The Bishops, Obama and Religious Freedom
In the Orwellian doublespeak of Catholic Bishops, the ability to exclude, discriminate, and prohibit is a religious liberty that somehow trumps our constitution.
The new effort will become an adjunct of the bishops’ powerful and finely tuned lobbying machine in D.C. Last year, the Pew Forum on Religion in Public Life surveyed the leading faith-based lobbyists in the nation’s capital. The USCCB was near the top at $26.6 million.
In addition, the bishops have the well-heeled Knights of Columbus covering their backs. Based in New Haven, Conn., the Knights’ budget was an astounding $1.7 billion in 2009, and they’ve signed on to be “advisors” to the project.
The effort is calculated to resonate with the public. There’s a reason Dolan and other bishops throw around the term “religious liberty” so much: It sounds positive to most Americans.
But to the bishops, “religious liberty” has a very specific meaning. The church hierarchy tends to use the term when seeking to have church dogma written into law for all Americans to follow or when they’re demanding exemptions from general laws that apply to all groups.
For years, church lobbyists in Washington and in state capitals have argued that Catholics have a “religious liberty” right to educate their children in Catholic schools at taxpayer expense. This led to demands for vouchers and other types of public aid for the church’s parochial school system.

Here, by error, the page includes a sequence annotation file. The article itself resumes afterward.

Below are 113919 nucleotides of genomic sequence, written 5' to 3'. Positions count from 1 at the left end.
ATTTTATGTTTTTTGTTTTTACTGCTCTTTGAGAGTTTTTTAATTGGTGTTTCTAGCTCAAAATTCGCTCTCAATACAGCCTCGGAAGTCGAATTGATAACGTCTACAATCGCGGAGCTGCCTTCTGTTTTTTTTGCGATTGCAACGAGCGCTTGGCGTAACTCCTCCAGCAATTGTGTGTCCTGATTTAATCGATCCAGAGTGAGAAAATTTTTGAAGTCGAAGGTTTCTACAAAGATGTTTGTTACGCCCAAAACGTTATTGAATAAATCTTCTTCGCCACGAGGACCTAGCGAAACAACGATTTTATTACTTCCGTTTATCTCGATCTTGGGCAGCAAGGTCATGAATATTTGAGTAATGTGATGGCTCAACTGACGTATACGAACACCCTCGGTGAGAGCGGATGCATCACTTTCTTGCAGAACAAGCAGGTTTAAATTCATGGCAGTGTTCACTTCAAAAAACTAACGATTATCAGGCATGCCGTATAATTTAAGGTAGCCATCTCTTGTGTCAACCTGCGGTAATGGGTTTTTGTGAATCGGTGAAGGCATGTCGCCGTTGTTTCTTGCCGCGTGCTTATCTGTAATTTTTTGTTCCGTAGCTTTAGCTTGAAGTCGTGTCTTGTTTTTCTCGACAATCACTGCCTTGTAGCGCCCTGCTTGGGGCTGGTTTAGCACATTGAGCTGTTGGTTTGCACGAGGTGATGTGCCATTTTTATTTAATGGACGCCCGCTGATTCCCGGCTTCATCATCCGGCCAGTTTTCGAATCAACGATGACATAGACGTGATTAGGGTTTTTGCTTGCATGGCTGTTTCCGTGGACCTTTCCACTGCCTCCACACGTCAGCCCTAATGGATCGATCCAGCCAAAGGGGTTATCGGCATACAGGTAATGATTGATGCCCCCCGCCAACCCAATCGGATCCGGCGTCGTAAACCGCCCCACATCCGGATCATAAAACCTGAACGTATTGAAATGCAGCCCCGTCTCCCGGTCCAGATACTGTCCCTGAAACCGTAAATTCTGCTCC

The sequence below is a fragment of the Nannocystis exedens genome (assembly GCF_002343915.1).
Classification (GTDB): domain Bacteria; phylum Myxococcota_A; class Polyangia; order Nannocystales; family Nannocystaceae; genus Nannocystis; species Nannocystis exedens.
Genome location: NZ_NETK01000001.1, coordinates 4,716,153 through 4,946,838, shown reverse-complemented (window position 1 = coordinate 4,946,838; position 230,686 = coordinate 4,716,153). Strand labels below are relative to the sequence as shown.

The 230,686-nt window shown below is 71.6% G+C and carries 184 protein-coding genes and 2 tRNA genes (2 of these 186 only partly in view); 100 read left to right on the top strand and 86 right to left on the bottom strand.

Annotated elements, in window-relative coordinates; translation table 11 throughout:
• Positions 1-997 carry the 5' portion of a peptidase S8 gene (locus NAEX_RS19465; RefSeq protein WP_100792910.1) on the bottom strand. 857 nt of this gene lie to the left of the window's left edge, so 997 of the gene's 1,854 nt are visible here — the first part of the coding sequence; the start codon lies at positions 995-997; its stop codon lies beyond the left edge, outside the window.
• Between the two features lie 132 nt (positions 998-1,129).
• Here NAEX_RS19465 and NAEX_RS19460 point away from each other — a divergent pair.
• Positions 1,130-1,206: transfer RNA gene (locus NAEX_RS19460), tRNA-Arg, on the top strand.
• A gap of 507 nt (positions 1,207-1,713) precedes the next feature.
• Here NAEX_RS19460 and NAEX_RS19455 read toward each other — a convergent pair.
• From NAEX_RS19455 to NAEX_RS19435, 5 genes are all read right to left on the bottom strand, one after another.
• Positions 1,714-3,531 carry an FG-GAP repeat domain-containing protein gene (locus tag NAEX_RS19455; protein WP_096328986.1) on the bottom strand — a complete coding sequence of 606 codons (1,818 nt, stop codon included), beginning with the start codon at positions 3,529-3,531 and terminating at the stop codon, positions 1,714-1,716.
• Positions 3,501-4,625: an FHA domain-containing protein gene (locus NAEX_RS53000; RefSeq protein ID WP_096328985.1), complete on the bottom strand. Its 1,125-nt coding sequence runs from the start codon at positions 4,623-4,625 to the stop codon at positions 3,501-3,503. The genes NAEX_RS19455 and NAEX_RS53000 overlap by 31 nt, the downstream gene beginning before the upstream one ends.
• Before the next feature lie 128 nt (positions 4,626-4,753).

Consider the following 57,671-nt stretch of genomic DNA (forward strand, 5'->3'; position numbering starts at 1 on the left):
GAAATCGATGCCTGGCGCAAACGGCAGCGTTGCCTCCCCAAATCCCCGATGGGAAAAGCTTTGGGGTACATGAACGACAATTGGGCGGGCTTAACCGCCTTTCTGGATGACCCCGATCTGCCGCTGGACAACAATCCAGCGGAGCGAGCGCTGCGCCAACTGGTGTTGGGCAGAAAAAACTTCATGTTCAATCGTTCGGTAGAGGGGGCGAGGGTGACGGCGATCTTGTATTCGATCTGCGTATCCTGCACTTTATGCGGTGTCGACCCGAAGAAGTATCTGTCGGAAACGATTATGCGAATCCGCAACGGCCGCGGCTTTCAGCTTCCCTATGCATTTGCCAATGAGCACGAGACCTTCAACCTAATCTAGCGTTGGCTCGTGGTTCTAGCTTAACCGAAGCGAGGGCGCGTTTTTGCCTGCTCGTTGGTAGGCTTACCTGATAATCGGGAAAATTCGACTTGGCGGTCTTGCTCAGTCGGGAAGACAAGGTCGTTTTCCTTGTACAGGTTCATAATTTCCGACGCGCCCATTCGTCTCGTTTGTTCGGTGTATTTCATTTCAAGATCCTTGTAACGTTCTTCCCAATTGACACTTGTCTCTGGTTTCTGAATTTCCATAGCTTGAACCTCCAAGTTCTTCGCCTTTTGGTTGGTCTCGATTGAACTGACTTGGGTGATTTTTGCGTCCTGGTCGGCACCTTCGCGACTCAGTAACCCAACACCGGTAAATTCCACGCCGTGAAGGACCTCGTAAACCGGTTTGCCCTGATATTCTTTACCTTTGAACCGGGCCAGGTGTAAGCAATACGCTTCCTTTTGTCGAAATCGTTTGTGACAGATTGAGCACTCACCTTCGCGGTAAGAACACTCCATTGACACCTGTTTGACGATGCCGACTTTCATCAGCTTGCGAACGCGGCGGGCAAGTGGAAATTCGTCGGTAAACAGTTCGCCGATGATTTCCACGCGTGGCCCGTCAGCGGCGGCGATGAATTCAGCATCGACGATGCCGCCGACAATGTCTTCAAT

Now that concept is being expanded to cover a host of other issues. Church leaders argue, for example, that the “religious liberty” of Catholics is violated when governments recognize same-sex marriage - even though no churches are required to sanction or perform such ceremonies.
Similarly, Catholic pharmacists and other health care providers are increasingly asserting that their “religious liberty” is violated if they are expected to provide certain medications (such as Plan B) or take part in certain medical procedures (emergency abortions and sterilizing operations, for example).
Announcing the formation of the new lobbying arm, Dolan listed six areas of concern: a requirement in the new health care bill that private insurers cover birth control; a requirement that groups providing services to refugees provide reproductive services to victims of trafficking and minors; demands that HIV-prevention programs include condom distribution; the administration’s support for overturning the Defense of Marriage Act; the U.S. Justice Department’s stance in favor of abolishing the “ministerial exception” that gives religious groups broad leeway to discriminate in hiring and passage of a bill legalizing same-sex marriage in New York.